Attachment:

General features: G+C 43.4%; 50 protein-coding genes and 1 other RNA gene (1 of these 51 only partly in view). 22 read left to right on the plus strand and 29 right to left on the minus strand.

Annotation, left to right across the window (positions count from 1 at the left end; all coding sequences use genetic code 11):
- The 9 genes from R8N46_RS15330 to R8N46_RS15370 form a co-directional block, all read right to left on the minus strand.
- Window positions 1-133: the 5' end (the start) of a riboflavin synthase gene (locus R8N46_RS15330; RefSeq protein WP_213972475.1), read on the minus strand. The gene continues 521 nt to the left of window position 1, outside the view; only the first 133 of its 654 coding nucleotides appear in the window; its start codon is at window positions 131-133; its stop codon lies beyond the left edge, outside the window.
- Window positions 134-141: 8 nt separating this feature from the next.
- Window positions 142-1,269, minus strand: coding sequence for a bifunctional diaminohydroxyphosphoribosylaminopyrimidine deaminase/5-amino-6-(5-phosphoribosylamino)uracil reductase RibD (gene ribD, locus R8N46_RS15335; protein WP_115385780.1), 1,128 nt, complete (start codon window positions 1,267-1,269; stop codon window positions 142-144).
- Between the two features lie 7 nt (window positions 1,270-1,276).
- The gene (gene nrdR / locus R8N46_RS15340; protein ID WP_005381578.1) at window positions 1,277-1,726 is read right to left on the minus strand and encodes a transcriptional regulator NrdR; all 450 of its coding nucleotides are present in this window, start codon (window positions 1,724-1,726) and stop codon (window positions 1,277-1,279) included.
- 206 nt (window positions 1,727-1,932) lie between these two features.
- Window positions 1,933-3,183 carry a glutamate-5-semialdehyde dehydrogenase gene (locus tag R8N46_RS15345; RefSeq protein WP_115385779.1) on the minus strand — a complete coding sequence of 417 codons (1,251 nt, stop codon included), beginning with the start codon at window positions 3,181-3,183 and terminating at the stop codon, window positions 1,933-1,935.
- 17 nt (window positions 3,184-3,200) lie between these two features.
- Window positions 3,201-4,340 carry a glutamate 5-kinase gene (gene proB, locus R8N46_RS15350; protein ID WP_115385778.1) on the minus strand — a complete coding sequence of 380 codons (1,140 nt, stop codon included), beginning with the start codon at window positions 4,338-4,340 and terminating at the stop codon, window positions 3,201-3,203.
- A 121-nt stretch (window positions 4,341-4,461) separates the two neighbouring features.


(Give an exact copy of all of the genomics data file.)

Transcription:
General features: G+C 43.4%; 50 protein-coding genes and 1 other RNA gene (1 of these 51 only partly in view). 22 read left to right on the plus strand and 29 right to left on the minus strand.

Annotation, left to right across the window (positions count from 1 at the left end; all coding sequences use genetic code 11):
- The 9 genes from R8N46_RS15330 to R8N46_RS15370 form a co-directional block, all read right to left on the minus strand.
- Window positions 1-133: the 5' end (the start) of a riboflavin synthase gene (locus R8N46_RS15330; RefSeq protein WP_213972475.1), read on the minus strand. The gene continues 521 nt to the left of window position 1, outside the view; only the first 133 of its 654 coding nucleotides appear in the window; its start codon is at window positions 131-133; its stop codon lies beyond the left edge, outside the window.
- Window positions 134-141: 8 nt separating this feature from the next.
- Window positions 142-1,269, minus strand: coding sequence for a bifunctional diaminohydroxyphosphoribosylaminopyrimidine deaminase/5-amino-6-(5-phosphoribosylamino)uracil reductase RibD (gene ribD, locus R8N46_RS15335; protein WP_115385780.1), 1,128 nt, complete (start codon window positions 1,267-1,269; stop codon window positions 142-144).
- Between the two features lie 7 nt (window positions 1,270-1,276).
- The gene (gene nrdR / locus R8N46_RS15340; protein ID WP_005381578.1) at window positions 1,277-1,726 is read right to left on the minus strand and encodes a transcriptional regulator NrdR; all 450 of its coding nucleotides are present in this window, start codon (window positions 1,724-1,726) and stop codon (window positions 1,277-1,279) included.
- 206 nt (window positions 1,727-1,932) lie between these two features.
- Window positions 1,933-3,183 carry a glutamate-5-semialdehyde dehydrogenase gene (locus tag R8N46_RS15345; RefSeq protein WP_115385779.1) on the minus strand — a complete coding sequence of 417 codons (1,251 nt, stop codon included), beginning with the start codon at window positions 3,181-3,183 and terminating at the stop codon, window positions 1,933-1,935.
- 17 nt (window positions 3,184-3,200) lie between these two features.
- Window positions 3,201-4,340 carry a glutamate 5-kinase gene (gene proB, locus R8N46_RS15350; protein ID WP_115385778.1) on the minus strand — a complete coding sequence of 380 codons (1,140 nt, stop codon included), beginning with the start codon at window positions 4,338-4,340 and terminating at the stop codon, window positions 3,201-3,203.
- A 121-nt stretch (window positions 4,341-4,461) separates the two neighbouring features.